Based on the dates mentioned in the Knowledge Navigator video, it takes place on September 16, 2011. The date on the professor’s calendar is September 16, and he’s looking for a 2006 paper written “about five years ago,” setting the year as 2011.
And this morning, at the iPhone keynote, Apple announced Siri, a natural language-based voice assistant, would be built into iOS 5 and a core part of the new iPhone 4S.
So, 24 years ago, Apple predicted a complex natural-language voice assistant built into a touchscreen Apple device, and was less than a month off.
The familiar address of Sesame Street is about to get a new visitor, one who could surely benefit from the sunny days and friendly neighbors there. For a prime-time special to raise awareness about hunger faced by American families, Sesame Workshop, the nonprofit organization that produces “Sesame Street,” has created a new Muppet character named Lily, a 7-year-old girl representing one of the 17 million American children that the Department of Agriculture estimates are “food insecure,” meaning their access to food is limited or uncertain.
“We thought long and hard about how do we really represent this from a child’s point of view?” Jeanette Betancourt, Sesame Workshop’s senior vice president for outreach and educational practices, said on Monday morning in a telephone interview. “We felt it was best to have this new Muppet take this on in a positive way and a healthy way.”
Most people know that Venice has long been threatened by chronic flooding, but in recent years the Queen of the Adriatic has faced a rising tide of a different sort: advertising.
From the Doge’s Palace to St. Mark’s Square to the bittersweet Bridge of Sighs — named for the grief its splendid views once inspired in crossing death row prisoners — immense billboards lit late into the night now mar the city’s most treasured places.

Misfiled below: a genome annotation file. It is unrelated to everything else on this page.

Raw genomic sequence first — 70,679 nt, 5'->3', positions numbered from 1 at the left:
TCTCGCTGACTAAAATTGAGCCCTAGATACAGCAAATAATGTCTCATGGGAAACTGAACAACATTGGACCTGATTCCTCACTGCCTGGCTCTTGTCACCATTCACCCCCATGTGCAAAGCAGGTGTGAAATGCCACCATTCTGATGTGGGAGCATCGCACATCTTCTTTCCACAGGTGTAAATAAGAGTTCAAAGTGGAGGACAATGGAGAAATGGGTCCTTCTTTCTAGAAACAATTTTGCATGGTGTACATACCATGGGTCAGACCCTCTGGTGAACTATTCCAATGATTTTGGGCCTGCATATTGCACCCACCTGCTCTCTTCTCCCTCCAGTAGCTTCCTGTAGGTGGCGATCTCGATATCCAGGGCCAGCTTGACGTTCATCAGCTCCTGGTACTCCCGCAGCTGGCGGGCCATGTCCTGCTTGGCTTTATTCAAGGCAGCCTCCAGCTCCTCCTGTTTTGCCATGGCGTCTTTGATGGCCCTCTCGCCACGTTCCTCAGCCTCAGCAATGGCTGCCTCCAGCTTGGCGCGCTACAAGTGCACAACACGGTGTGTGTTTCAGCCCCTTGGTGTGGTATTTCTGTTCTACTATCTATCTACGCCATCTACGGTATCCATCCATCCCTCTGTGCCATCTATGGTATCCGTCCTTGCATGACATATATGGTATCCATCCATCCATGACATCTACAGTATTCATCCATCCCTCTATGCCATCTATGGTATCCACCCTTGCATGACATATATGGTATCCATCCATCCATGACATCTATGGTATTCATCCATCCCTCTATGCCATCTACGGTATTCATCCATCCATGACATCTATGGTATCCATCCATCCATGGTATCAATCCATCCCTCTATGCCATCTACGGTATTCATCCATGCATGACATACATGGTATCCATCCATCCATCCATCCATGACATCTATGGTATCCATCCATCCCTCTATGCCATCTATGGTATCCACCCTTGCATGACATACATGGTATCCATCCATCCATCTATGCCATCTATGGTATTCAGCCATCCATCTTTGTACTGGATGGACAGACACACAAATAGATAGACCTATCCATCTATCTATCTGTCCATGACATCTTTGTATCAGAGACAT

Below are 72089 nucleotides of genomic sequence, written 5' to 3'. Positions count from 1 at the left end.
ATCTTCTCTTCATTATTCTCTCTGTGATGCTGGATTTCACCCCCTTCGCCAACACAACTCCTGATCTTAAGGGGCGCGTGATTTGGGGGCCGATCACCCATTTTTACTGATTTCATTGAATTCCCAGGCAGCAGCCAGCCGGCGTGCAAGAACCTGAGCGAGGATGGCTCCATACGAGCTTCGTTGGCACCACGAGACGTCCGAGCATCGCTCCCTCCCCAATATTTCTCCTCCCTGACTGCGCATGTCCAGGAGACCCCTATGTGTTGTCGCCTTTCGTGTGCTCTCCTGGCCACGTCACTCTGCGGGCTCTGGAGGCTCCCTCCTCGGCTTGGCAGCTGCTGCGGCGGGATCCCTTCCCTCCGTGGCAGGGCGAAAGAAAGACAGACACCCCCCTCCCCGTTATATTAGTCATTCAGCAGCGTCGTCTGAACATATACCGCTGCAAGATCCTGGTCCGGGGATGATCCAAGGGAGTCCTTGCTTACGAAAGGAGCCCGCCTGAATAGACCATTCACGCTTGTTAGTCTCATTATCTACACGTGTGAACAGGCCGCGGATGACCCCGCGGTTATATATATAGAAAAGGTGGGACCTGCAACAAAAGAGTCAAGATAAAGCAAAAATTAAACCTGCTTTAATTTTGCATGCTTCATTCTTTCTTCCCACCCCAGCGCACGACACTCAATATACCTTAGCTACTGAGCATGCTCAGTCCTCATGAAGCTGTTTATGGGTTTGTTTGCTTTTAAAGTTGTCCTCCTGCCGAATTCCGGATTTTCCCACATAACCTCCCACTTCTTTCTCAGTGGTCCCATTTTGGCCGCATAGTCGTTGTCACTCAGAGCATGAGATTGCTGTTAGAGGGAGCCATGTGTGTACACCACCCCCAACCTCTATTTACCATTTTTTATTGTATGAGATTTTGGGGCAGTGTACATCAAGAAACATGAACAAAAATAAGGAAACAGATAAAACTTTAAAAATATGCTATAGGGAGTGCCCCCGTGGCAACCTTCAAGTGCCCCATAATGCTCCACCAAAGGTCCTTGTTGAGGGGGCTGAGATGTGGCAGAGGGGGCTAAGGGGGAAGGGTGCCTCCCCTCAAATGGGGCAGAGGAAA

Allegedly built to cover the cost of restoration work in the face of government cutbacks, the ads have brought in around $600,000 per year since 2008 — a fraction of the shortfall — and show no sign of going away any time soon. Their presence prompted a consortium of the world’s leading cultural experts led by the Venice in Peril Fund to air an open letter demanding the city government put a stop to the placards that “hit you in the eye and ruin your experience of one of the most beautiful creations of humankind.” Mayor Giorgio Orsoni, for one, was not moved, saying last year “If people want to see the building they should go home and look at a picture of it in a book.”
“This is not a seat-of-the-pants, fly-by-night shakedown.”
Correct – the proper term for this is “barratry”.
As the board of Amgen convened at the company’s headquarters in March, chief executive Kevin W. Sharer seemed an unlikely candidate for a raise.
Shareholders at the company, one of the nation’s largest biotech firms, had lost 3 percent on their investment in 2010 and 7 percent over the past five years. The company had been forced to close or shrink plants, trimming the workforce from 20,100 to 17,400. And Sharer, a 63-year-old former Navy engineer, was already earning lots of money — about $15 million in the previous year, plus such perks as two corporate jets.
The board decided to give Sharer more. It boosted his compensation to $21 million annually, a 37 percent increase, according to the company reports.
The idea behind setting executive pay this way, known as “peer benchmarking,” is to keep talented bosses from leaving.
Remember, when a worker asks for 4%, he’s greedy. When a CEO gets 37%, it’s just market efficiency in action.